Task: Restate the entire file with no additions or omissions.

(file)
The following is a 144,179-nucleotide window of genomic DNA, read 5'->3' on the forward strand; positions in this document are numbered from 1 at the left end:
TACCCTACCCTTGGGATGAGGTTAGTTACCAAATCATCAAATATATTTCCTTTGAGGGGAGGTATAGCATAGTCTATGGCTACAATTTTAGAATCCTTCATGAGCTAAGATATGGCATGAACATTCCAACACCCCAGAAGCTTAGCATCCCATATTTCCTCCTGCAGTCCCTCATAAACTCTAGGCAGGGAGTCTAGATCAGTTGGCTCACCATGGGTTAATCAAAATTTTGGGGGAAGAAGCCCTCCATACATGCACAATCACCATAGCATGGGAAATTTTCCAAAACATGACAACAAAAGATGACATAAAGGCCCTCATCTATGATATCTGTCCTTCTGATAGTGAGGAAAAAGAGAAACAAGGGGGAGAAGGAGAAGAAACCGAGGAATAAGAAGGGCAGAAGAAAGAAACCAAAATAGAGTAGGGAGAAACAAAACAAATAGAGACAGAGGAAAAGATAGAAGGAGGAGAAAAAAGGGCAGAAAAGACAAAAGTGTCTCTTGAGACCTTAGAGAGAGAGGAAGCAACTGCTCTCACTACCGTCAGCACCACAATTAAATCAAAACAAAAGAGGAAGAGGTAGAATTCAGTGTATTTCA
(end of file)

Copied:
The following is a 144,179-nucleotide window of genomic DNA, read 5'->3' on the forward strand; positions in this document are numbered from 1 at the left end:
TACCCTACCCTTGGGATGAGGTTAGTTACCAAATCATCAAATATATTTCCTTTGAGGGGAGGTATAGCATAGTCTATGGCTACAATTTTAGAATCCTTCATGAGCTAAGATATGGCATGAACATTCCAACACCCCAGAAGCTTAGCATCCCATATTTCCTCCTGCAGTCCCTCATAAACTCTAGGCAGGGAGTCTAGATCAGTTGGCTCACCATGGGTTAATCAAAATTTTGGGGGAAGAAGCCCTCCATACATGCACAATCACCATAGCATGGGAAATTTTCCAAAACATGACAACAAAAGATGACATAAAGGCCCTCATCTATGATATCTGTCCTTCTGATAGTGAGGAAAAAGAGAAACAAGGGGGAGAAGGAGAAGAAACCGAGGAATAAGAAGGGCAGAAGAAAGAAACCAAAATAGAGTAGGGAGAAACAAAACAAATAGAGACAGAGGAAAAGATAGAAGGAGGAGAAAAAAGGGCAGAAAAGACAAAAGTGTCTCTTGAGACCTTAGAGAGAGAGGAAGCAACTGCTCTCACTACCGTCAGCACCACAATTAAATCAAAACAAAAGAGGAAGAGGTAGAATTCAGTGTATTTCA